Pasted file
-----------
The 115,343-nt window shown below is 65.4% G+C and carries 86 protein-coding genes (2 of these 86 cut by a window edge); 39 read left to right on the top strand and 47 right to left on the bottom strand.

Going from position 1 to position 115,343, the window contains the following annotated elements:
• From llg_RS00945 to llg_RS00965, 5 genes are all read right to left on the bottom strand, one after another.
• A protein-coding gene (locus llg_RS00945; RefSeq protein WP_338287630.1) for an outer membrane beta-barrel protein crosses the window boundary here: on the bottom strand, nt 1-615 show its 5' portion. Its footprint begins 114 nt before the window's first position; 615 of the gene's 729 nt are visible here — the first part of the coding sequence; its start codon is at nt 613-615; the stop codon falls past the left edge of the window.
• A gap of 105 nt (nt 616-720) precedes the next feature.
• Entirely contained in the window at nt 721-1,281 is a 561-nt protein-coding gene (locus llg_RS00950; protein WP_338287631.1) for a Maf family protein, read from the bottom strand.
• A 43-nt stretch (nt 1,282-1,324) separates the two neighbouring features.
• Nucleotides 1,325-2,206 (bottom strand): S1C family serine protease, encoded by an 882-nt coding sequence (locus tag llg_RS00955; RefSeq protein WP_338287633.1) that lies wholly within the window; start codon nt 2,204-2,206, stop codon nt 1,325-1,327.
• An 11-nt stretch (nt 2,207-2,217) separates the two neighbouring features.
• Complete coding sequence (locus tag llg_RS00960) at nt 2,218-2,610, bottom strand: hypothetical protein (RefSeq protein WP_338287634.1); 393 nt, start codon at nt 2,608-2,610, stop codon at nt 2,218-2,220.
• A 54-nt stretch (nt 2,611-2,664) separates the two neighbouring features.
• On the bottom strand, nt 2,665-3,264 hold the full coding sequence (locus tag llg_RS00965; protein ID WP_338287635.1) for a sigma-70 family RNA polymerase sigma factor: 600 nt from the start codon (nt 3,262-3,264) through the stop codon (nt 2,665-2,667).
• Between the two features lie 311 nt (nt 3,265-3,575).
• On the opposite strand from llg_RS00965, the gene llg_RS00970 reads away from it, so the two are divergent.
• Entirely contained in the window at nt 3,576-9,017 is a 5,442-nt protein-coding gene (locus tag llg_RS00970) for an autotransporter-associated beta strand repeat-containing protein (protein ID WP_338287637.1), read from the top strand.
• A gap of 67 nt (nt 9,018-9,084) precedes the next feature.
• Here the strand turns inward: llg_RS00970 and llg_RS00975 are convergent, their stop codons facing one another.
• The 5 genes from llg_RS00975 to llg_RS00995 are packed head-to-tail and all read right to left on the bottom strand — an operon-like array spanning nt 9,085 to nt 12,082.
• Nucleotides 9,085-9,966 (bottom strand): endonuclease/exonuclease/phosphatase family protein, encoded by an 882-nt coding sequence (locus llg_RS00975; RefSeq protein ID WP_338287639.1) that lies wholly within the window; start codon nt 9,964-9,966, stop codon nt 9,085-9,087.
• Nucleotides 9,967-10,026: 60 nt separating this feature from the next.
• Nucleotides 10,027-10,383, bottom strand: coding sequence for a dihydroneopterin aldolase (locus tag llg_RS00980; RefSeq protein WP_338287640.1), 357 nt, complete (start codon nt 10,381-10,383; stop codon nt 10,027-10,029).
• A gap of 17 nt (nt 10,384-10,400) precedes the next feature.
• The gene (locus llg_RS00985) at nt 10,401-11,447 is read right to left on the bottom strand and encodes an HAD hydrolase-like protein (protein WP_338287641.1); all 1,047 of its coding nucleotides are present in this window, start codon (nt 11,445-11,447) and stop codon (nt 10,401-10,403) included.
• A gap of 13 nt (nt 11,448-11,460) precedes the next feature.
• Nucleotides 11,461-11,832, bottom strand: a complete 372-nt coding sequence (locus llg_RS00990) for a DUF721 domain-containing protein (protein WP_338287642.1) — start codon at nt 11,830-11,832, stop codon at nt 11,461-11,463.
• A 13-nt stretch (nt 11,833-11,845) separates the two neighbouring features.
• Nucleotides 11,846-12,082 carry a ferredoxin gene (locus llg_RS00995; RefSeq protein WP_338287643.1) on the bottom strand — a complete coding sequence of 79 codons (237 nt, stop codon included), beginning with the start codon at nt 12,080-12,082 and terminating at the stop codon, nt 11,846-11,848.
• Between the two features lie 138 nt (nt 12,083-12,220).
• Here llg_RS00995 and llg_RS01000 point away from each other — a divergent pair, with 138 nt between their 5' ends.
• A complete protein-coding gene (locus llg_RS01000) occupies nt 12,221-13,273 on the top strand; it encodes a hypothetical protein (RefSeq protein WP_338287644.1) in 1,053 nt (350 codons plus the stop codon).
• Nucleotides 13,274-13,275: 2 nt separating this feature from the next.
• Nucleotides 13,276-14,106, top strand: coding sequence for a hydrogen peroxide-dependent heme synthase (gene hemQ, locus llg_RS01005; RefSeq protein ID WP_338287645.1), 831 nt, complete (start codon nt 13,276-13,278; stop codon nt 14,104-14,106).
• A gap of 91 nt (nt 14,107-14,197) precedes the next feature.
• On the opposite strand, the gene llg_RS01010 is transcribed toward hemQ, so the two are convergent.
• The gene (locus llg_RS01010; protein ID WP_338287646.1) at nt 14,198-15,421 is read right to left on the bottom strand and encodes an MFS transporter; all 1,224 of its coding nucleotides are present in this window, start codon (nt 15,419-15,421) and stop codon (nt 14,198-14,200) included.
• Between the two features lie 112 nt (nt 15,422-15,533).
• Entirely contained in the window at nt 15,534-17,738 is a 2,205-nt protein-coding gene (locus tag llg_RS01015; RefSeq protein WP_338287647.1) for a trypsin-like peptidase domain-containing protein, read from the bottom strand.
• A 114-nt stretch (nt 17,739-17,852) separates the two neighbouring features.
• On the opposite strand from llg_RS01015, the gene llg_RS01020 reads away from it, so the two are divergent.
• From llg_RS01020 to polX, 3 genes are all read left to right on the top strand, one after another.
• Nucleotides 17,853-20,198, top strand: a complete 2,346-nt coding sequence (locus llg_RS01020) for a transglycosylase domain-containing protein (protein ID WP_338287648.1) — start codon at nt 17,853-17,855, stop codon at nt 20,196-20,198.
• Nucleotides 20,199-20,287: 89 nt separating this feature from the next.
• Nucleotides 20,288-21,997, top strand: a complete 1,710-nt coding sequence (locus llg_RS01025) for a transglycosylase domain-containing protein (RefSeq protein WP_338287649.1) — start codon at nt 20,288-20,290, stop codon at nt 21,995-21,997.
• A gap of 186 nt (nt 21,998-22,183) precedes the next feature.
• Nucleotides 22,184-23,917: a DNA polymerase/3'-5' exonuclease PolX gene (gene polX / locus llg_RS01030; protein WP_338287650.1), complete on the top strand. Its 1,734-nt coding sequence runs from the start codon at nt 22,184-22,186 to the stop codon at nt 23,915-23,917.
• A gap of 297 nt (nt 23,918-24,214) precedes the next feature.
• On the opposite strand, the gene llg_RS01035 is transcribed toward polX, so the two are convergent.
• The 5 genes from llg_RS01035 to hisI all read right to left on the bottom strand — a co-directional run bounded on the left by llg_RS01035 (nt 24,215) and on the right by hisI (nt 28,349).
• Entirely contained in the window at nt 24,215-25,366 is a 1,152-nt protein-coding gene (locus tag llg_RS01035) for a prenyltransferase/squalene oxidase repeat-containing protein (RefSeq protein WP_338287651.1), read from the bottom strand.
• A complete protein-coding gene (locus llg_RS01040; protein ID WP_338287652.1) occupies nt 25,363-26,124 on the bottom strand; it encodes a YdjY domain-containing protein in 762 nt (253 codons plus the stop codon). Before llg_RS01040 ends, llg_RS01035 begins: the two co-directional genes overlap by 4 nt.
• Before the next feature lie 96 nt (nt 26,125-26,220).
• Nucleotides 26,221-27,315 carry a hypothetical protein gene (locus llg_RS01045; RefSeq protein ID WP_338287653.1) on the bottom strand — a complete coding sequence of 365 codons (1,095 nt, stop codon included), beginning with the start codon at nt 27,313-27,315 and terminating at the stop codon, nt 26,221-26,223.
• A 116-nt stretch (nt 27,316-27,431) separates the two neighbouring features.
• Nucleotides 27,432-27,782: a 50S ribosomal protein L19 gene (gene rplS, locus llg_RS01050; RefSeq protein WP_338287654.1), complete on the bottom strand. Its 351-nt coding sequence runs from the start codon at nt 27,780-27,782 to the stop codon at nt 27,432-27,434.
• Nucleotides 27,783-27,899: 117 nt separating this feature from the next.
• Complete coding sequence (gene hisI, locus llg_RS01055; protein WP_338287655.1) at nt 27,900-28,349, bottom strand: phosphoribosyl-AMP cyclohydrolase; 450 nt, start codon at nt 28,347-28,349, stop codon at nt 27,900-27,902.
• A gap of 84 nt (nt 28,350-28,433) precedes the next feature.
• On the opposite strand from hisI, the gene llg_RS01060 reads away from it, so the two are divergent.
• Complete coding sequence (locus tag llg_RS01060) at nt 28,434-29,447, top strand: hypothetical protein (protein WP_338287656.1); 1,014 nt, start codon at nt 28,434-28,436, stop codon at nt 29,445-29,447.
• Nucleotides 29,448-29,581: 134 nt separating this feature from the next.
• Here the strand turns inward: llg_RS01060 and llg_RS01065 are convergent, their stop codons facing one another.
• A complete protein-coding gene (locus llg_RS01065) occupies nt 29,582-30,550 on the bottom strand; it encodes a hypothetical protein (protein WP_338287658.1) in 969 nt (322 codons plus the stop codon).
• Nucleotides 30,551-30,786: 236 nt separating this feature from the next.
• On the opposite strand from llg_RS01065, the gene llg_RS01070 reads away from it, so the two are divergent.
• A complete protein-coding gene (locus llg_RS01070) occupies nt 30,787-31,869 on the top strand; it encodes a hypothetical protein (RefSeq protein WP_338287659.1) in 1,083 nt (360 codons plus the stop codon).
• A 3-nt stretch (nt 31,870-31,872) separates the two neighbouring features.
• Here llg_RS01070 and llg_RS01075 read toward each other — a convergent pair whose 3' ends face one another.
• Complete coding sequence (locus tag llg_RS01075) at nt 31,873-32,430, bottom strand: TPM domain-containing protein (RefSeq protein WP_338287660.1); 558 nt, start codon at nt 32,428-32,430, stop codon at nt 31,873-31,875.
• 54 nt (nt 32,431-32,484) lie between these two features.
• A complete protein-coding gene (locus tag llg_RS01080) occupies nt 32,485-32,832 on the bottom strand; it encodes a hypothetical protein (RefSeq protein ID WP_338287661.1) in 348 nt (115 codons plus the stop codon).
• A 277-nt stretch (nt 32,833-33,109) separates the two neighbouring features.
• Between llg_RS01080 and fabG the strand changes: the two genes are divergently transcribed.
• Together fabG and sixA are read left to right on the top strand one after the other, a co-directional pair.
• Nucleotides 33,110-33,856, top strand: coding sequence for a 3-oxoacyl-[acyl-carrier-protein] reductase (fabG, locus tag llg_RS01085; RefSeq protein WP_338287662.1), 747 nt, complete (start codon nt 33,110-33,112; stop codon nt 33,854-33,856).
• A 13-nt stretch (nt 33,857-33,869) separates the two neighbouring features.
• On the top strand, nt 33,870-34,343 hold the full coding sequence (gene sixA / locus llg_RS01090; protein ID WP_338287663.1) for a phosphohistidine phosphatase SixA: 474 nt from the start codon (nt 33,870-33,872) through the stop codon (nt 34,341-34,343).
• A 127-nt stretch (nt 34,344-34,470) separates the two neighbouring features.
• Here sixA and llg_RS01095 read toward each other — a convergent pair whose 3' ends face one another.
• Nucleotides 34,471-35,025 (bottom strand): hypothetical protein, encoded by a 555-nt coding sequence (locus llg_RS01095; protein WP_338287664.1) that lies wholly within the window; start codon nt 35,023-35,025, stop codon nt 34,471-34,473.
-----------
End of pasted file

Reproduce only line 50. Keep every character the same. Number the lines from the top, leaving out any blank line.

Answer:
• A complete protein-coding gene (locus llg_RS01040; protein ID WP_338287652.1) occupies nt 25,363-26,124 on the bottom strand; it encodes a YdjY domain-containing protein in 762 nt (253 codons plus the stop codon). Before llg_RS01040 ends, llg_RS01035 begins: the two co-directional genes overlap by 4 nt.